I had to pause in my reading several times as I read this aloud because I cried – a lot. I cried because Anderson uses the language of poetry perfectly to capture and talk about what it’s like to be a woman in this world, what it’s like to have abusive situations in your life, and what it’s like to navigate and live with the aftermath of sexual violence. The poetry is exquisite, even when it’s hard to read. She said beautifully so many things that I have never had the words to say for myself.
Shout is broken up into several parts. The first part speaks specifically of Laurie Halse Anderson’s life as it is truly a biography told in poetic verse. I have never read a biography in verse form before, and I don’t read many biographies at all to be honest, but I was blown away by how powerful of a tool poetry is for a biography. Poetry, it turns out, is the perfect narrative tool for conveying not only moments and insight, but the emotional layers and hidden parts of those moments. What a truly profound approach to biography, and highly effective. I could tattoo snippets of these poems onto my skin as I would want to share them with the world to help us all understand the harm we are doing to one another when we violate each other in these ways.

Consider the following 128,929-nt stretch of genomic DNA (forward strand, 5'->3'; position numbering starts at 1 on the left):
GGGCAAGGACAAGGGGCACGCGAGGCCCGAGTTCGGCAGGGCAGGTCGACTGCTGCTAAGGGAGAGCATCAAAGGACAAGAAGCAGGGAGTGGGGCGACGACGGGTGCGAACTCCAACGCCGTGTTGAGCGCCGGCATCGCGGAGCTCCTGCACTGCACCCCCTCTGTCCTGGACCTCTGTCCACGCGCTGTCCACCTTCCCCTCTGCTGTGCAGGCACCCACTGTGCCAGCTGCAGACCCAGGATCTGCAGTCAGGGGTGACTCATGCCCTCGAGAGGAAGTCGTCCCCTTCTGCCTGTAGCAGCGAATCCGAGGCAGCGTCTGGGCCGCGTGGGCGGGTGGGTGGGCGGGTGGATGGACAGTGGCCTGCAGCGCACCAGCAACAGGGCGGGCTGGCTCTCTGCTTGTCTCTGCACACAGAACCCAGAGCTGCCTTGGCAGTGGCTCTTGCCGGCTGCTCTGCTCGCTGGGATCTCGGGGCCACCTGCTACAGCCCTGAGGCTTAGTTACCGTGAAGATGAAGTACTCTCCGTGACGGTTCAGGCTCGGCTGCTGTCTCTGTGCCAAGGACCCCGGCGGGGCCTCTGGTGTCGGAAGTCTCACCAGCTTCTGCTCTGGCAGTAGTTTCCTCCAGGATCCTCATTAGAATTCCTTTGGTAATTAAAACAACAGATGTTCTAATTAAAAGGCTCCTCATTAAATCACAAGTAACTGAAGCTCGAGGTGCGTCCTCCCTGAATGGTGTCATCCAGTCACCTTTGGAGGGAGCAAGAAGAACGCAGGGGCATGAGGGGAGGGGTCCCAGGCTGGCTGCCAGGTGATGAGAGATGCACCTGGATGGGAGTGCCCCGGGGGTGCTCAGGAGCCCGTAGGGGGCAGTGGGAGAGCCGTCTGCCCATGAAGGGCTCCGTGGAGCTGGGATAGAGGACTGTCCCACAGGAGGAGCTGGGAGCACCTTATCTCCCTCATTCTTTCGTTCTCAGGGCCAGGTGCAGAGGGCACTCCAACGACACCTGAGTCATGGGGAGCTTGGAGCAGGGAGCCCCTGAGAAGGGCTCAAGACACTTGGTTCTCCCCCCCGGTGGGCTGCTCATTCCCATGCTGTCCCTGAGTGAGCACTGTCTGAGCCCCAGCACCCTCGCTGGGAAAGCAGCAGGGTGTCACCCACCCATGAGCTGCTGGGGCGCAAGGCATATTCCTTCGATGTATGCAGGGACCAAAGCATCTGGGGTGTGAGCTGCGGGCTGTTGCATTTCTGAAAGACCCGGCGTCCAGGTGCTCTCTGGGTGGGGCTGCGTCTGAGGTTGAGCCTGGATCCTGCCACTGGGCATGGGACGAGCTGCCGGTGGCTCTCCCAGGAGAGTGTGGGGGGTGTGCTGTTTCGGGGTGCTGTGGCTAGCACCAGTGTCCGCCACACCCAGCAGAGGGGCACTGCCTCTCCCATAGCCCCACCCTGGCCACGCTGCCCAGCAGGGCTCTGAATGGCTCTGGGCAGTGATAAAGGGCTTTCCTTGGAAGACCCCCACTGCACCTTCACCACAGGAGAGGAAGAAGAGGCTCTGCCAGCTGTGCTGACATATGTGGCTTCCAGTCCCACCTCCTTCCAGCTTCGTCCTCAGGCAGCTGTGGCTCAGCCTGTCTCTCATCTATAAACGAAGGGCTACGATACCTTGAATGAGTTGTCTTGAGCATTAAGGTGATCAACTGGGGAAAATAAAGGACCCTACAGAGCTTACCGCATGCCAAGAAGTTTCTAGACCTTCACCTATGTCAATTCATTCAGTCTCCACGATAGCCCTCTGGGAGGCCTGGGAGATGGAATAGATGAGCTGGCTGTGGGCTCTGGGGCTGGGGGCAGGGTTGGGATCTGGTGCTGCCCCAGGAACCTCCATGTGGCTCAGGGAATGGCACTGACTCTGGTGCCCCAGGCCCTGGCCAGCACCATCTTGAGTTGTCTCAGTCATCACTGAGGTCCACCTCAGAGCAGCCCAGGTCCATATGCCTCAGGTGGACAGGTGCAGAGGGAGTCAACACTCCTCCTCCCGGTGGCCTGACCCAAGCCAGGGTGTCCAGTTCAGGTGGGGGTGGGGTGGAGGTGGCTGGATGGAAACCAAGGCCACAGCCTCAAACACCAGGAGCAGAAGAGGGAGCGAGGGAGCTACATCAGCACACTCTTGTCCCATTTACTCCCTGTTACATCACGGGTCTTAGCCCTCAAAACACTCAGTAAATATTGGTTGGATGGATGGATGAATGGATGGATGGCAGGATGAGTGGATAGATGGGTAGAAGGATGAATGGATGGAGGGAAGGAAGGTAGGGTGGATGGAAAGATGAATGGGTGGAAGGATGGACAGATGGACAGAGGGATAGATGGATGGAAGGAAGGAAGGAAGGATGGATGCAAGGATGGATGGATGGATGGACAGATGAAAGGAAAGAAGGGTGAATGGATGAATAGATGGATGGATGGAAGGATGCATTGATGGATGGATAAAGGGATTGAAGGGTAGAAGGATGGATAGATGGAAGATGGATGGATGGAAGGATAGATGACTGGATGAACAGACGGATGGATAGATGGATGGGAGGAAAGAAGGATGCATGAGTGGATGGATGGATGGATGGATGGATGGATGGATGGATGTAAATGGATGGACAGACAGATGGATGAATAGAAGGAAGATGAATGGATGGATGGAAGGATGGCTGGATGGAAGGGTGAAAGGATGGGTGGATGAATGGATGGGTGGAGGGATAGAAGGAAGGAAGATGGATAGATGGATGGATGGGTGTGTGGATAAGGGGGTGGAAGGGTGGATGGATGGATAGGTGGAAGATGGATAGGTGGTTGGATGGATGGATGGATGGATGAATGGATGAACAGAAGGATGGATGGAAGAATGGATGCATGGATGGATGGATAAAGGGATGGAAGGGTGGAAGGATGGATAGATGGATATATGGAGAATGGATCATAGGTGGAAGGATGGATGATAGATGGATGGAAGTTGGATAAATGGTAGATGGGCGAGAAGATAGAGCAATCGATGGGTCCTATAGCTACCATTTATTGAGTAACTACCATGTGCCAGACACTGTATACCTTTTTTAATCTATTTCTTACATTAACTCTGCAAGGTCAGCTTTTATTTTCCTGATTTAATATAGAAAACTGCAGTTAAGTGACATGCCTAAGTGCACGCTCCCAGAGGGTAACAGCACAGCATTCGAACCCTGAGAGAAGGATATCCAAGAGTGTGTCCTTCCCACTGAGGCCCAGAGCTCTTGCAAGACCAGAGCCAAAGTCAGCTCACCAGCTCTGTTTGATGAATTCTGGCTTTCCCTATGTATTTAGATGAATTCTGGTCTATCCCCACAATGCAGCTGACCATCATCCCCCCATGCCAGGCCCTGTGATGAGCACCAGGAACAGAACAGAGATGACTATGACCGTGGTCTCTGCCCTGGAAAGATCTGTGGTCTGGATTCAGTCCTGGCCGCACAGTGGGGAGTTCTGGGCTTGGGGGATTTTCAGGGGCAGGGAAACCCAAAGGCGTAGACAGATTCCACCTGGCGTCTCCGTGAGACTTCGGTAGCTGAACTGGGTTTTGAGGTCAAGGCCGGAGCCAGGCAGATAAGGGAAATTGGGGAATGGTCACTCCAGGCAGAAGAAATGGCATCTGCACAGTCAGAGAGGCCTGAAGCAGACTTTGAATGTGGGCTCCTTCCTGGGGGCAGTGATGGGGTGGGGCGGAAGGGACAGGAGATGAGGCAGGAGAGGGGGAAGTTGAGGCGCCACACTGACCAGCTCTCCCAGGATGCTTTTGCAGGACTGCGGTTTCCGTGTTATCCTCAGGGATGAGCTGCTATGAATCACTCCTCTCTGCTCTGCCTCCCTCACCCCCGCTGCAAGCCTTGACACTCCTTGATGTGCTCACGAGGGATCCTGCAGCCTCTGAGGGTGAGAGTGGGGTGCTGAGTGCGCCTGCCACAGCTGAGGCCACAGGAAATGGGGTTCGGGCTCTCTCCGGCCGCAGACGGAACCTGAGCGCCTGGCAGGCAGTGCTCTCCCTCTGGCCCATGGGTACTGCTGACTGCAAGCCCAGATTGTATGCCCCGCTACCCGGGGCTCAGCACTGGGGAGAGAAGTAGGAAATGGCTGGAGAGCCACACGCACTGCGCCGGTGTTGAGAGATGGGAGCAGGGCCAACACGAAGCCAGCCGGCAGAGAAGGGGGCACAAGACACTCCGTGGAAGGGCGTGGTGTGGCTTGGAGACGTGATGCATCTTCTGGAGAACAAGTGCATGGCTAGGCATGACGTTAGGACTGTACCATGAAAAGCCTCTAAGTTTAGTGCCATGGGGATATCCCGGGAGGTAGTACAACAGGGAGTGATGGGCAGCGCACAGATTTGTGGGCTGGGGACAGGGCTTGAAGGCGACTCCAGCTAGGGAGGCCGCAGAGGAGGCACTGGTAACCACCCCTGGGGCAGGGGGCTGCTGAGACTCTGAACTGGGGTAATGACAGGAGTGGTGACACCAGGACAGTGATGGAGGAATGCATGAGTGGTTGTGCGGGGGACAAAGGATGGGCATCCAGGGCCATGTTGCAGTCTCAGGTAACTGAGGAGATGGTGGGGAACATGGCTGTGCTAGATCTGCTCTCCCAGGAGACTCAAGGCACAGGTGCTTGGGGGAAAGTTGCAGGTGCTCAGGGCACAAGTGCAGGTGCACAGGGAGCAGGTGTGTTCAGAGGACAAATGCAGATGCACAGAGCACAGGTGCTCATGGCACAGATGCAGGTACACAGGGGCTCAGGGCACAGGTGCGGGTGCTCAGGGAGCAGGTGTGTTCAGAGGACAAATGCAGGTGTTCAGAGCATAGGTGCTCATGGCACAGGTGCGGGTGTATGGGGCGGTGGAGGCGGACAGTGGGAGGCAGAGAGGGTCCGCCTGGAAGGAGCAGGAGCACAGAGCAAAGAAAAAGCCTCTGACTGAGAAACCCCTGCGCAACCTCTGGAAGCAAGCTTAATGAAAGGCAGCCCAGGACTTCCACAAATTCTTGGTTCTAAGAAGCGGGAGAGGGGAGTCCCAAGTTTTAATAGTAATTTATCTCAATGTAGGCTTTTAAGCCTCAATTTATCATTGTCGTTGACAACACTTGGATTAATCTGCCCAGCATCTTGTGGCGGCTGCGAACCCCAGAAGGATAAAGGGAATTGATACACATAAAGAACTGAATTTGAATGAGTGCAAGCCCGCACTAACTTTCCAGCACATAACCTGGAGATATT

In other parts, Anderson speaks more specifically about the various stories that the teens she has encountered have shared with her about their own sexual abuse and what the novel Speak means to them. All of it is honest, brave, raw and moving. As someone who has talked to a lot of teens, I recognized all too well these types of stories and, again, felt that the language of poetry was the perfect tool to help readers understand the depth and breadth of pain and emotion that a teen can carry with them for a lifetime after surviving sexual violence. These poems lay souls bare and remind readers that our kids are genuinely hurting. We owe it to them to keep having these uncomfortable conversations and to truly try and change the culture that keeps leaving our youngest and most vulnerable broken and somehow responsible for trying to put themselves back together again. Anderson doesn’t just try and speak to teens or for teens, but she continues to try and amplify their voices and challenges us all to really listen to teens.